Beijing is throwing all it’s got at the coronavirus. Less visible than the drama of quarantining communities, however, is the new pressure that the outbreak is bringing on China Inc.’s hard-up borrowers. They face $944 billion of debt maturities onshore and $90 billion offshore this year. Authorities are going back to their old playbook of spewing handouts to get them through. The costs will add billions of dollars of debt and cripple an already weakened financial system. It may be doing more harm than good.
Workers are stranded and factories remain widely shut. There is no imminent sign of that changing, even if the increase in infections has trended downward in recent days. The resulting economic slowdown will bite into earnings by 10 percent to 20 percent for months and hamper the ability of companies to pay their debts. As asset quality deteriorates, Goldman Sachs Group Inc. estimates that Chinese banks’ implied ratio of bad-to-total loans will jump to 8.1 percent from an earlier prediction of 5.4 percent.
China has responded with all-too-familiar palliatives. Regulators and local governments have laid out measures that include billions of dollars for tax cuts, borrowing at cheaper rates and incentives to keep workers employed. Banks are being asked to push off repayments and to roll over debts. They’re allowing companies to add more working capital loans before they have paid down existing ones.
Trouble is, China Inc. was already struggling before the virus hit, especially the private sector. A stimulus campaign to pull manufacturers out of the trade war doldrums didn’t do much for their balance sheets last year. Private companies’ accounts receivables remain elevated and have been increasing for the likes of large machinery makers. Short-term funding and average payback periods are also rising. Financing for capital expenditures and working capital slowed into the end of last year. A recent survey of 995 small and medium-size companies showed that a just over a third could survive for a month with their current savings. Another third could hang on for two months, while just under 18 percent could last three. All this as large banks reported a more than 30 percent increase in loans to smaller borrowers in the first half of 2019.
Beijing’s latest round of financial forbearance will only worsen the situation. Lending more with looser terms may help tide over some companies and refinance their debt for now, but does little to flush out the ones that just aren’t financially viable. That many cannot support themselves without the state for even three months shows China’s vulnerabilities.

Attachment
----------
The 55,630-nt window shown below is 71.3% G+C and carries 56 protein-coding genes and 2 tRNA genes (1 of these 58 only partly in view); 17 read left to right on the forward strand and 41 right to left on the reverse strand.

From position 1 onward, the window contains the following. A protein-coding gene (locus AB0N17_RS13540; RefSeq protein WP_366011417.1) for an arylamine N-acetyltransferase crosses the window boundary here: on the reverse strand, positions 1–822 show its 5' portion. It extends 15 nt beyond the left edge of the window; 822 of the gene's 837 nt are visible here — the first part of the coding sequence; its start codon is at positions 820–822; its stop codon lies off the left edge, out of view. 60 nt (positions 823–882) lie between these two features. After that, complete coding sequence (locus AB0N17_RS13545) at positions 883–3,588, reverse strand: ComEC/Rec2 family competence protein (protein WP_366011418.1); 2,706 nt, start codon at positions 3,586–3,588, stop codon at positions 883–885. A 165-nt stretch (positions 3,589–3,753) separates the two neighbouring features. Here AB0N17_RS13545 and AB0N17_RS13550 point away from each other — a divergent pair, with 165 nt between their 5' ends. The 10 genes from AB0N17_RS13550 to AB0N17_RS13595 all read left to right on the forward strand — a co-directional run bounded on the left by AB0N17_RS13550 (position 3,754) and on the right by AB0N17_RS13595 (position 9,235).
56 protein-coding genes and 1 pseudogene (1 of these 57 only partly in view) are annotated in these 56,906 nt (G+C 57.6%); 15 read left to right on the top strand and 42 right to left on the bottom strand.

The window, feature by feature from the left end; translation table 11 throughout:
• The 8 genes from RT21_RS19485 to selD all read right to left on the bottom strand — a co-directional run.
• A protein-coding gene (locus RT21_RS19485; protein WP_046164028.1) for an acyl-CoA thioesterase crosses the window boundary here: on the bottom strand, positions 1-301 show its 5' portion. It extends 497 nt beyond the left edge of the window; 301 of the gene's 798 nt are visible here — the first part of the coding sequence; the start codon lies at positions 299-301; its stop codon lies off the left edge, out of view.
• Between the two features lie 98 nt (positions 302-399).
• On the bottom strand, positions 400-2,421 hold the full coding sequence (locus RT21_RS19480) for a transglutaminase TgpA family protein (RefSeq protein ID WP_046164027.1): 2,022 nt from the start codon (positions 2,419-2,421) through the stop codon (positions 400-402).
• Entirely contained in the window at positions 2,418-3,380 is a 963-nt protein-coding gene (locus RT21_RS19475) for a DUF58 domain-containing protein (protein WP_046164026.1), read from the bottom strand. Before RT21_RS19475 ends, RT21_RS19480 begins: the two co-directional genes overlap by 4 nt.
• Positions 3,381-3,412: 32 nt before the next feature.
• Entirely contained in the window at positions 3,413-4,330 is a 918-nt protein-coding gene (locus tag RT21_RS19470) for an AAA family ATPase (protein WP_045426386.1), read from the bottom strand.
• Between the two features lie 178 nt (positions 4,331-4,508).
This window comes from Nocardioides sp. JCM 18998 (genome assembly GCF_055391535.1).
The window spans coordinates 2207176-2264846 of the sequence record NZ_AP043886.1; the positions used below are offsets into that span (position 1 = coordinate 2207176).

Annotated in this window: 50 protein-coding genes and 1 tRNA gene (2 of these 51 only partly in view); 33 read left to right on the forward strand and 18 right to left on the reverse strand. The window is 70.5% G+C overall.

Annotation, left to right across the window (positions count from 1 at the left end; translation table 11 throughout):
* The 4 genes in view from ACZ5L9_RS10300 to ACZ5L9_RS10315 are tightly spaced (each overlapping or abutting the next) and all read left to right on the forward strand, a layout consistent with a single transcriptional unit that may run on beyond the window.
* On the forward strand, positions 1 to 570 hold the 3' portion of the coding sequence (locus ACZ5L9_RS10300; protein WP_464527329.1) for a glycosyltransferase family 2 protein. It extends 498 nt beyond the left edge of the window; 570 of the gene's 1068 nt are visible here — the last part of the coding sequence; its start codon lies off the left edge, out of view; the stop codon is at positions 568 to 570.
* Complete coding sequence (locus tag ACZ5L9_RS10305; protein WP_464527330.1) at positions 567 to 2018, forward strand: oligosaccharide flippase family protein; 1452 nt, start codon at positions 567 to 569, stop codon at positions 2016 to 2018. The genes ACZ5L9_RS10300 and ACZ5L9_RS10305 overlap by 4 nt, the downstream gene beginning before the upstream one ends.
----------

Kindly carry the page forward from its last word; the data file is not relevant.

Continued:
Lenders, the pillars of the financial system, are weaker than the numbers betray. The central bank’s stress tests show as much. Before the virus, they were contending with a bank failure and a deleveraging campaign that unearthed billions of dollars of bad credit assets. Government coffers, meanwhile, are shrinking. All of the state’s largesse has meant fiscal revenue growth slowed to 3.8 percent last year, well under its 5 percent target and down almost half from 6.8 percent in 2018.
In theory, Beijing has the tools and a vast number of financial institutions aside from banks to lean on. In times of crises, financial forbearance isn’t unheard of. But repeated use of banks this way multiplies the dangers to unsustainable levels. Small and midsized enterprises facing funding issues have to reach for more shadowy financing. The private sector is cash-starved and debt piles up. That debt, as the deleveraging campaign has shown, clogs the system and makes every yuan of credit even more ineffective. Companies can’t grow and lenders start to fail. The state is left holding the bag.
A more prudent approach this time might be to call in service insurance companies with huge balance sheets, and asset management companies, with their experience in dealing with stressed companies. Insurers have been big buyers of bonds, stocks and private equity deals for years. As operators in a marketplace, they understand credit risk better than banks. They could be more effective in managing small and midsized companies’ debts. It’s time to let weak companies that have high operating leverage and short-term debts close down. But that might be too risky for President Xi Jinping, who continues to voice support for them. After all, they account for around 80 percent of urban employment.
When China dealt with severe acute respiratory syndrome in 2003, an era of supercharged growth was beginning. China had recently joined the World Trade Organization and even indebted companies had cash flowing in and the prospect of a lot more coming. That’s no longer the case. Even if Beijing manages to rein in the coronavirus, debt will keep sickening China Inc.
Anjani Trivedi is a Bloomberg Opinion columnist covering industrial companies in Asia. -- Ed.